While speculation about the motives or intentions of a speaker in a poem may remain unhelpful or even counterproductive, one can quietly assume that the speaker has just decided that forgiveness leaves the conscience more peaceful than hanging on to a grievance.

Because the poem relies only on stereotypes of what life is like for a mixed-race individual, it is likely that the poet is just configuring his words to fill out his poem with possible riming sounds that move along in a pleasant meter.

Second Stanza: Cursing the Mother

If ever I cursed my black old mother
And wished she were in hell,
I'm sorry for that evil wish
And now I wish her well

As the speaker has formerly "cursed" his father, he has also "cursed" his mother, even wishing her to be condemned to "hell." But again, as with his father, he now wants to retract those curses. And with the old black mother, he now even "wishes her well."

The speaker did not wish his father well; he wished only to take back the curses that he had hurled at the old man. Therefore, the speaker renders a least a little more affection for the mother.

Third Stanza: Remaining in Confusion

My old man died in a fine big house.
My ma died in a shack.
I wonder where I'm going to die,
Being neither white nor black?

Somewhat vaguely, the speaker suggests that he was not raised by both parents, perhaps even by neither. Stereotypically, he has his father, the "white old man," die in a "fine big house." So he, at least, knows where his father lived unless he is merely guessing based on stereotype.

Stereotype again intact, he has his "black old mother" dying "in a shack." Again, it remains unclear if the speaker was raised by the mother, even though that is likely. If the speaker were raised by his mother, he would likely assume he would die as she did.

If the speaker had been raised by the father in a "fine big house," again, he would assume that he would die as his father did. These assumptions suggest that the speaker has accomplished a life that is not quite as rich as his father's but not quite as poor as his mother's. The speaker's socio-economic status is ultimately irrelevant, however.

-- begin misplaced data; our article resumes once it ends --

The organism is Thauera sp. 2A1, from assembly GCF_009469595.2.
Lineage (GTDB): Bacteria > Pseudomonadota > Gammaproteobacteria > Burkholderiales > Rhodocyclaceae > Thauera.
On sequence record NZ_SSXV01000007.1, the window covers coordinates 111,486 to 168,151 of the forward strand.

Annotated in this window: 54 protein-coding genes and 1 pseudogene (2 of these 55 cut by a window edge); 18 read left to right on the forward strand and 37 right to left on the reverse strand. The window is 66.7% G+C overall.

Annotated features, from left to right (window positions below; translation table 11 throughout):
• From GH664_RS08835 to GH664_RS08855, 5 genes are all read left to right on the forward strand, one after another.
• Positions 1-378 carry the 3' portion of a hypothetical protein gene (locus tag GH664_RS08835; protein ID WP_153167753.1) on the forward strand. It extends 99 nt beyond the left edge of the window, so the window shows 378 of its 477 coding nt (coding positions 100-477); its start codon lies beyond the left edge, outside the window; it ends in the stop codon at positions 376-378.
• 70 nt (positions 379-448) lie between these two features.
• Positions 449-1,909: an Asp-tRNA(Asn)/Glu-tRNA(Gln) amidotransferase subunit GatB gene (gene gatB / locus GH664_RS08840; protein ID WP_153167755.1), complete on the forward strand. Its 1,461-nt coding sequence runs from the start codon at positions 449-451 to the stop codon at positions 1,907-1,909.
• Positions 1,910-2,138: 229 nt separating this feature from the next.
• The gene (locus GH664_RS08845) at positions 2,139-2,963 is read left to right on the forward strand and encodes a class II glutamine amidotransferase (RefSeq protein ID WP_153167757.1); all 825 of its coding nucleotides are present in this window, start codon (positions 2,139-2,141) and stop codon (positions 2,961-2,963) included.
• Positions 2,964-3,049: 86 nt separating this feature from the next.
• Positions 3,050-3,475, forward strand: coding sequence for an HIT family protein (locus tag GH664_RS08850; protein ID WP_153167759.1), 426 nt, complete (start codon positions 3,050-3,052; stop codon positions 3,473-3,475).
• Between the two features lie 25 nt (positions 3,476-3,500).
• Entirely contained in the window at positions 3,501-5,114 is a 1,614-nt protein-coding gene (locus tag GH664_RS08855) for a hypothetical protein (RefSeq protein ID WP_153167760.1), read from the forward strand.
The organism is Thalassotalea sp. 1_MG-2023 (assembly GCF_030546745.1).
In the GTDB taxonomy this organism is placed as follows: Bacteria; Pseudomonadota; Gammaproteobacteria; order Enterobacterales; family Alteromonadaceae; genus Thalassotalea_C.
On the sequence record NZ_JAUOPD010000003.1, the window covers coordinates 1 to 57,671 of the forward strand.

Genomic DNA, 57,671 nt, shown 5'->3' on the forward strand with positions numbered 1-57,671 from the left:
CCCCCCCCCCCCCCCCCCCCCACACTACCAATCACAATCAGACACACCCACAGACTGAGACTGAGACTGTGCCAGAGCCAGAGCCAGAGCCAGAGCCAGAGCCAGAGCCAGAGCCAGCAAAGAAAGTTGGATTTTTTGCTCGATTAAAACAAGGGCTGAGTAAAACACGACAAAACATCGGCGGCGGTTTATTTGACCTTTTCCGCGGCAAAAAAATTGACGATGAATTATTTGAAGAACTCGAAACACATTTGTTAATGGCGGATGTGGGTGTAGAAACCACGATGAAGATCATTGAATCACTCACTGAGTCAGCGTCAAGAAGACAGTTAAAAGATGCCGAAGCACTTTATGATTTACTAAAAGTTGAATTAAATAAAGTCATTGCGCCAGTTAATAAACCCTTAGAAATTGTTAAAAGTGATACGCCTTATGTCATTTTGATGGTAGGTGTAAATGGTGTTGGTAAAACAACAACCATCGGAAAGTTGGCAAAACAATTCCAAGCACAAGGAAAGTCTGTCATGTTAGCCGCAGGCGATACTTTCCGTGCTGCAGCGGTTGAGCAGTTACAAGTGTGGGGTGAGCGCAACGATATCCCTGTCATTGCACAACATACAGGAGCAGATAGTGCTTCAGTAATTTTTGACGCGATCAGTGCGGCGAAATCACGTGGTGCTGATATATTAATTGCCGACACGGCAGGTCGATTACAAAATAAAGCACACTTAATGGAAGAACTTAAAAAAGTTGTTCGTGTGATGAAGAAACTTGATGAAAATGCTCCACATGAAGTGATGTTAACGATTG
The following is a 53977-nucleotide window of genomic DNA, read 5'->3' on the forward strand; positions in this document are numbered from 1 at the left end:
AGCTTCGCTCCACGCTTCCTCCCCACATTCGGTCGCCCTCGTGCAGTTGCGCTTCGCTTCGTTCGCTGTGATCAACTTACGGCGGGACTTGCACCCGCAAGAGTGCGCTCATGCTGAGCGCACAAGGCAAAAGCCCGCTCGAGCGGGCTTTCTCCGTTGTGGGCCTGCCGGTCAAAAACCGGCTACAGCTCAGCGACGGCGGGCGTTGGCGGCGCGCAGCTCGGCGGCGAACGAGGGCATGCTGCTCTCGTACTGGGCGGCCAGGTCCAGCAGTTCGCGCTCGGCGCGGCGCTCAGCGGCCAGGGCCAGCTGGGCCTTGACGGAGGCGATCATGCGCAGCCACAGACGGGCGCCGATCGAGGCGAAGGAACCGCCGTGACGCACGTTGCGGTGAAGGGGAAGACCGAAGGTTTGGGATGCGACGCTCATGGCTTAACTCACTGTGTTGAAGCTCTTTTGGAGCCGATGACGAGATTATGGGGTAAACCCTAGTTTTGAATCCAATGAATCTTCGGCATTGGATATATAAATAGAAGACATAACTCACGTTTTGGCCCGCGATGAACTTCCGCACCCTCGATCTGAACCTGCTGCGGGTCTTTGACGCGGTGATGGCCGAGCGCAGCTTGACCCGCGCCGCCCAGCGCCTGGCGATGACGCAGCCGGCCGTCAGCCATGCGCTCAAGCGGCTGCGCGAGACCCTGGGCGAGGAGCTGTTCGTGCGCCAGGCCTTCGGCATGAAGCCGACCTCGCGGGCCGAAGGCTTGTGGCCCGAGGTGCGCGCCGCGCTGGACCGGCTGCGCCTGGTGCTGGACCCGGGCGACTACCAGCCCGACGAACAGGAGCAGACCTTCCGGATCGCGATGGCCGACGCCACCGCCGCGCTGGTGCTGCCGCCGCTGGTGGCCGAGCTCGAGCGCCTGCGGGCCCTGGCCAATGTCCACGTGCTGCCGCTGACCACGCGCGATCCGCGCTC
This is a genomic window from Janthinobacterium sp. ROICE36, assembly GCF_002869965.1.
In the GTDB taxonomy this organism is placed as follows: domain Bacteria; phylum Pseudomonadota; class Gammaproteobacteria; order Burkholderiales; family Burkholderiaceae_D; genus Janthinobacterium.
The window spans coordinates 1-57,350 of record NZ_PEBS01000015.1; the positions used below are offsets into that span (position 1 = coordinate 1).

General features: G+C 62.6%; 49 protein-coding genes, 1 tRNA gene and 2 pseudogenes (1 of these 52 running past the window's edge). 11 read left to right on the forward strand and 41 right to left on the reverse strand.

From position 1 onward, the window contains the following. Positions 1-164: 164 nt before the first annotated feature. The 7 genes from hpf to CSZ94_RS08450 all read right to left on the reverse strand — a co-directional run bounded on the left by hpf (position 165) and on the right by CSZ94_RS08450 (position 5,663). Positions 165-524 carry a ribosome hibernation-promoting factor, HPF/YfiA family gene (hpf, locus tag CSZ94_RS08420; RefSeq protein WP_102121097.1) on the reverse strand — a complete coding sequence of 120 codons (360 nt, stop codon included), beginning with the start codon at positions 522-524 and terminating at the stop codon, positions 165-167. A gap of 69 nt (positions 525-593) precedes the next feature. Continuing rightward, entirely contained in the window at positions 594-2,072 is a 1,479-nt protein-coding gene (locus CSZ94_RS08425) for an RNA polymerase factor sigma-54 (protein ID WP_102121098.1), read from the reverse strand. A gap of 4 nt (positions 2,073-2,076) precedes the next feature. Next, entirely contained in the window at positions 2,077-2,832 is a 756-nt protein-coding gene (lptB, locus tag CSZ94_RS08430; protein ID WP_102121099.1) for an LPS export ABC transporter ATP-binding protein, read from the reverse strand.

The speaker's focus in his dramatic rendering is on his lot in life that has caused him the diminishment and pain of bearing his cross because he sprang from a bi-racial couple.

That the speaker sees himself as "neither white nor black" begs an interesting question, however: why does he not think of himself as both white and black? Biologically, he is, in fact, both white and black. What would that acceptance imply for the speaker's confusion?

Such speculation goes beyond the scope of this poem or any commentary about it; the poet, Langston Hughes, had no doubt been acquainted with individuals who expressed such mixed feelings.

Still, because Hughes was a master craftsman, who composed many fine, genuine pieces of writing, the poem clips along at an entertaining pace, even though it lacks the luster of a poem such as Hughes' "The Negro Speaks of Rivers," which genuinely offers enlightenment of its subject.

Sources

This content is accurate and true to the best of the author’s knowledge and is not meant to substitute for formal and individualized advice from a qualified professional.

© 2016 Linda Sue Grimes